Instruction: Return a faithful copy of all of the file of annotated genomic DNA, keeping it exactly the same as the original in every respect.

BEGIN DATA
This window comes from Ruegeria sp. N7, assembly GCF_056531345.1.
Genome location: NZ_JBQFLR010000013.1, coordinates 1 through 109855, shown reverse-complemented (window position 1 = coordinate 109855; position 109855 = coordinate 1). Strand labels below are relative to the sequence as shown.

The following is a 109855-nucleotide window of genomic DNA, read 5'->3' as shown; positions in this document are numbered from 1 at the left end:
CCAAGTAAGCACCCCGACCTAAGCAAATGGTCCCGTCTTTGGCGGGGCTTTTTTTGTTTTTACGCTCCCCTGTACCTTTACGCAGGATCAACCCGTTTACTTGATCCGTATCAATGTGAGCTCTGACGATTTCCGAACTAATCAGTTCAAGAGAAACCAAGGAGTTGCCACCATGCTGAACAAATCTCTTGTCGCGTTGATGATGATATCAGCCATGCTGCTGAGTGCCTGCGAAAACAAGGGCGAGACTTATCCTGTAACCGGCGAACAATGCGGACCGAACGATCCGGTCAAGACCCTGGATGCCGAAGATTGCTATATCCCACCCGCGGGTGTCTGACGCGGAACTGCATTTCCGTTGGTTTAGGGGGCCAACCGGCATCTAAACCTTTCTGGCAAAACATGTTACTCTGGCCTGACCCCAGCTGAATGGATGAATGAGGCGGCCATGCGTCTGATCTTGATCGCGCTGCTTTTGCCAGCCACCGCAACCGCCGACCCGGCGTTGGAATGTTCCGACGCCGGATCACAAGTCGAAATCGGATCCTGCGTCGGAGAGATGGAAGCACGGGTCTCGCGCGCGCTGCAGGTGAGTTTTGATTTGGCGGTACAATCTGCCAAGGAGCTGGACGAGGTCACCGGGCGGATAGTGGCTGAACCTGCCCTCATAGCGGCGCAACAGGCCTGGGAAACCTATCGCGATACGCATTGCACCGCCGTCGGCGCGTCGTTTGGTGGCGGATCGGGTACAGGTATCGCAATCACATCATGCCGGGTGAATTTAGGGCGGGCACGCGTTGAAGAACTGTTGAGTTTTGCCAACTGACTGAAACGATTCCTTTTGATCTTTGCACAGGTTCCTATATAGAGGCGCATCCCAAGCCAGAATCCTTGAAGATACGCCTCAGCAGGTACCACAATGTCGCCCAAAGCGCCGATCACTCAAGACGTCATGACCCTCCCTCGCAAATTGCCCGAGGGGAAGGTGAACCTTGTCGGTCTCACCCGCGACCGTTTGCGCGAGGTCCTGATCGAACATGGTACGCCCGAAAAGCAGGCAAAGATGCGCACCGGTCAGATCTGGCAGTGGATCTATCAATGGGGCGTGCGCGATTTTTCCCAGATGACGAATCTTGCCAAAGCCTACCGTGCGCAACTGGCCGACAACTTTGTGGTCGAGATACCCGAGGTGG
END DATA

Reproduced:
This window comes from Ruegeria sp. N7, assembly GCF_056531345.1.
Genome location: NZ_JBQFLR010000013.1, coordinates 1 through 109855, shown reverse-complemented (window position 1 = coordinate 109855; position 109855 = coordinate 1). Strand labels below are relative to the sequence as shown.

The following is a 109855-nucleotide window of genomic DNA, read 5'->3' as shown; positions in this document are numbered from 1 at the left end:
CCAAGTAAGCACCCCGACCTAAGCAAATGGTCCCGTCTTTGGCGGGGCTTTTTTTGTTTTTACGCTCCCCTGTACCTTTACGCAGGATCAACCCGTTTACTTGATCCGTATCAATGTGAGCTCTGACGATTTCCGAACTAATCAGTTCAAGAGAAACCAAGGAGTTGCCACCATGCTGAACAAATCTCTTGTCGCGTTGATGATGATATCAGCCATGCTGCTGAGTGCCTGCGAAAACAAGGGCGAGACTTATCCTGTAACCGGCGAACAATGCGGACCGAACGATCCGGTCAAGACCCTGGATGCCGAAGATTGCTATATCCCACCCGCGGGTGTCTGACGCGGAACTGCATTTCCGTTGGTTTAGGGGGCCAACCGGCATCTAAACCTTTCTGGCAAAACATGTTACTCTGGCCTGACCCCAGCTGAATGGATGAATGAGGCGGCCATGCGTCTGATCTTGATCGCGCTGCTTTTGCCAGCCACCGCAACCGCCGACCCGGCGTTGGAATGTTCCGACGCCGGATCACAAGTCGAAATCGGATCCTGCGTCGGAGAGATGGAAGCACGGGTCTCGCGCGCGCTGCAGGTGAGTTTTGATTTGGCGGTACAATCTGCCAAGGAGCTGGACGAGGTCACCGGGCGGATAGTGGCTGAACCTGCCCTCATAGCGGCGCAACAGGCCTGGGAAACCTATCGCGATACGCATTGCACCGCCGTCGGCGCGTCGTTTGGTGGCGGATCGGGTACAGGTATCGCAATCACATCATGCCGGGTGAATTTAGGGCGGGCACGCGTTGAAGAACTGTTGAGTTTTGCCAACTGACTGAAACGATTCCTTTTGATCTTTGCACAGGTTCCTATATAGAGGCGCATCCCAAGCCAGAATCCTTGAAGATACGCCTCAGCAGGTACCACAATGTCGCCCAAAGCGCCGATCACTCAAGACGTCATGACCCTCCCTCGCAAATTGCCCGAGGGGAAGGTGAACCTTGTCGGTCTCACCCGCGACCGTTTGCGCGAGGTCCTGATCGAACATGGTACGCCCGAAAAGCAGGCAAAGATGCGCACCGGTCAGATCTGGCAGTGGATCTATCAATGGGGCGTGCGCGATTTTTCCCAGATGACGAATCTTGCCAAAGCCTACCGTGCGCAACTGGCCGACAACTTTGTGGTCGAGATACCCGAGGTGG